Zoom Logo

North Carolina Wildlife Federation webinar with David Mizejewski - Shared screen with speaker view
Jessica Holmberg
06:55
Great! we’ll wait for Carol to join.
Michele
31:11
We will start the meeting in 1-2 minutes
Elane Nunley
01:09:29
we have to bring in all our bird feeders at night to keep the raccoons from eating all the seed
Kim O'Shea
01:33:09
the tomato hormworm and braconid wasps- those are cocoons on the hormworm's back, not eggs. The egg is inserted under the skin, the larvae feeds on the insides and pierces the skin to pupate - in a cocoon- attached to the outside of the hornworm. They certainly look egg-shaped/tic tac, but these are cocoons AND proof that the hornworm is already a goner. Their insides were eaten by braconid wasp larva inside, so that hornworm is already a goner when you see the cocoons outside the hornworm's body/on its back. And super neat too to see the emergence of wasps from those cocoons, they chew their way out, perfect little 'lids' fold back and they emerge. A rare incidence too of a parasitic relationship that actually results in the death of the host. Nature, AMAZING!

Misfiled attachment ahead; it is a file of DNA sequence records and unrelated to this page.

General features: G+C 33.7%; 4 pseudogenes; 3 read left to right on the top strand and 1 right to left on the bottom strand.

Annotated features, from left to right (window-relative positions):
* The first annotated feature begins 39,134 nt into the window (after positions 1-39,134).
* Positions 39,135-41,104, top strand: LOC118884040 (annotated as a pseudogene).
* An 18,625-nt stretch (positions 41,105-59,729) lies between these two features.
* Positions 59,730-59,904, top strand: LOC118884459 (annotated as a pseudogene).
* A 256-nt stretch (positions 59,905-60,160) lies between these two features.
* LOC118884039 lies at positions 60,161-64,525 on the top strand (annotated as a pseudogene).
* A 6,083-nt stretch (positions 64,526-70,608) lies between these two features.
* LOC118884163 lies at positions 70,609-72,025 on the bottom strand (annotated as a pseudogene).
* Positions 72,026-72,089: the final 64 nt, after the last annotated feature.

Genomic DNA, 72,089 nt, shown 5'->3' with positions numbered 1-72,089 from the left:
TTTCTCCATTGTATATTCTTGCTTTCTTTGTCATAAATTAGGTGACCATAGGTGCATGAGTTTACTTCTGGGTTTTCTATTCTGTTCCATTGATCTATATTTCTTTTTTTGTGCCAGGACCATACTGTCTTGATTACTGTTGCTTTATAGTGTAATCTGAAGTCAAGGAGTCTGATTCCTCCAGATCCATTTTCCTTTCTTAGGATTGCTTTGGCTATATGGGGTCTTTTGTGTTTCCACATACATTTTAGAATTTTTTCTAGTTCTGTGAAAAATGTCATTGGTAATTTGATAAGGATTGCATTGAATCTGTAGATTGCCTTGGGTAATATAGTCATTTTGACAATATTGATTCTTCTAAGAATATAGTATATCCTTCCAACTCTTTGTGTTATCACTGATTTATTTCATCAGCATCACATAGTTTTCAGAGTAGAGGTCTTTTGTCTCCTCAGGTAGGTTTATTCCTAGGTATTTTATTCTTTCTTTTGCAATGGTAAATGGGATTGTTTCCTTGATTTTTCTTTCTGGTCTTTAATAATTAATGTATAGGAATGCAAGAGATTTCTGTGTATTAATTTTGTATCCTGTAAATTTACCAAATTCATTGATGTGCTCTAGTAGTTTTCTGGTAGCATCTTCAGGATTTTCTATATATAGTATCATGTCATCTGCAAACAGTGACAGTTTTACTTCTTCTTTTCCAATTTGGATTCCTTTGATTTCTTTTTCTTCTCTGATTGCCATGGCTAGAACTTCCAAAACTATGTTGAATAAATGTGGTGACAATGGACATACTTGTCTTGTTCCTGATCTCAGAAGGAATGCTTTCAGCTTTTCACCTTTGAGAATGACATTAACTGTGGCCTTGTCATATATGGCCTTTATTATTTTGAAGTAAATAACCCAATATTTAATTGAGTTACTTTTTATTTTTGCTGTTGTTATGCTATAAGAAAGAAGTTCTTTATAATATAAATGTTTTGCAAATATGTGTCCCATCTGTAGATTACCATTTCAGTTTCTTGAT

Karen Andre
01:33:19
Wonderful!
Karen Andre
01:41:06
Vole problems?
Cricket Weston
01:45:02
To get rid of voles, try milky spore. It kills the grubs that the voles eat.
Kathy Couture
01:45:10
What an interesting program! Thank you, Dave.
Donna Bolls/Charlotte Wildlife Stewards, Charlotte NC
01:45:29
Thanks! Great Program!
JulieHiggie
01:45:32
Thank you so much!
Karen Andre
01:45:40
That helps with Moles only1
Dave Mizejewski
01:45:43
@dmizejewski on Twitter
Jana S
01:45:48
Thank you so much!
Dave Mizejewski
01:45:52
Naturalist David Mizejewski on Facebook
Elane Nunley
01:46:28
thank you!
Kim O'Shea
01:47:03
Many thanks!, grateful to HAWK Matthews for the presentation.